Help for Those Facing First Integration Project

Loraine Lawson

When you write about integration every weekday, it's easy to focus on what's new and different and forget the basics. But as Fernando Labastida pointed out on his blog, there are a lot of integration newbies whose companies are just now starting their first integration projects.

Labastida is a regional sales executive for Pervasive Software, which sells data integration and management solutions. In a recent post, Labastida noted that many companies and even departments within large organizations are facing their first integration projects, thanks to requirements for business intelligence (BI), customer resource management (CRM) or mergers and acquisitions.

His post outlined five decisions IT directors need to make for a successful integration project:

  1. What is the goal of your project?
  2. What kind of integration do you need -- is it a migration or do you need to do extract, transform and load (ETL)? Is it an application integration or B2B?
  3. What are the sources of your data and where is it headed?
  4. What resources -- tools or skill -- do you have or need to acquire?
  5. Will you build or buy?

He offers guidance on how you can answer each of these questions. Of course, since he's a sales executive for Pervasive, he suggests you consider the benefits of buying an integration solution, but that's no reason to disregard the advice. As Philip Russom, an analyst with The Data Warehousing, recently pointed out, data integration technology has matured within the past five years and can actually save you money in the long run.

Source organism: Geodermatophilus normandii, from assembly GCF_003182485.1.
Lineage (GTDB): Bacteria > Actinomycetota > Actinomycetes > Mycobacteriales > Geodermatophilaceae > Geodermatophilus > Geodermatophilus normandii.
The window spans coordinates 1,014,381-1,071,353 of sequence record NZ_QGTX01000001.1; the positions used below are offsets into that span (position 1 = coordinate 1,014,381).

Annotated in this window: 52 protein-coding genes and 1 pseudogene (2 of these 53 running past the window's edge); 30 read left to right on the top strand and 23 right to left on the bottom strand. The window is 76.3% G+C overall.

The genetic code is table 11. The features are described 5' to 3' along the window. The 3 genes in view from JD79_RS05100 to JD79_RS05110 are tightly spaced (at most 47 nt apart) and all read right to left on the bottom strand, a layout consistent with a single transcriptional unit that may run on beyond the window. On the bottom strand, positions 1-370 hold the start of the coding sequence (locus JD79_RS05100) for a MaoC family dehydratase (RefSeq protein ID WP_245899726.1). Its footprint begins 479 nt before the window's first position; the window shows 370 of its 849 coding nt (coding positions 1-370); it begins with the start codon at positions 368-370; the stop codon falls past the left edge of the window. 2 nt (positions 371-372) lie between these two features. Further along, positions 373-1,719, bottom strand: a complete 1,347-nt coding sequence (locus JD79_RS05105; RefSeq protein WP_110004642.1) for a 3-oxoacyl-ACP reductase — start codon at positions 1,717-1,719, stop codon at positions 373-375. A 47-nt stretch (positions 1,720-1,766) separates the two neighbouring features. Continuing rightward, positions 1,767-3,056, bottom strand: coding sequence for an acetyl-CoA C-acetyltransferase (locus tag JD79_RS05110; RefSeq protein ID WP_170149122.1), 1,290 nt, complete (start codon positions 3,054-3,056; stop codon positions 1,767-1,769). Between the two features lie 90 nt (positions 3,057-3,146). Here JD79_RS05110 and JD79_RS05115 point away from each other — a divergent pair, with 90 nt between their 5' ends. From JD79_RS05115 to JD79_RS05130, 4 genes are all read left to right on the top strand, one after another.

Although, as Labastida added, you don't need a $100,000 ETL tool if all you want to do is add a mailing list to your CRM.

If data integration is your poison ... errr, project, you might want to also review Gartner's nine tips for data integration costs in 2008.

If, for some reason, you're not involved in an integration project, you can either:

  • Thank your lucky, lucky stars.
  • Jump into the game by picking one of the 2008 integration goals outlined by either Rick Sherman (data) or Robert Pease (B2B).


Add Comment      Leave a comment on this blog post

Mar 25, 2008 5:18 AM Dylan Jones Dylan Jones  says:
Lorraine - very timely post.I think that although the data integration market has matured, there is now greater confusion than ever over which option to take.Open Source? New entrant? Old stalwharts? In-house? Out-Source? Onshore? Offshore?Data integration also means many different things to different people. Part of the reason I created DataMigrationPro.com was to break down data integration into more defined sectors that could be better covered. I also wanted to create a community where IT and business decision-makers could connect and share their ideas, fears and plans.Data integration is now a vast subject and requires careful planning before you sign off that first project.According to research undertaken by Bloor less than 1 in 5 migrations actually deliver on time and on budget so many are getting it wrong.My advice would be to use many of the business communities available to ask other peers for their advice, learn from those who have travelled the road before you.Get plenty of second opinions and if you are looking to work with a partner to implement the project then demand to speak with their previous integration or migration customers. The quality of system integrators can vary dramatically so be ruthless in finding the right one.Fernando's comments or spot on though, be sure you really understand what you are trying to achieve before you set out on the road to implementation.Dylan JonesFounder-DataMigrationPro.com Reply

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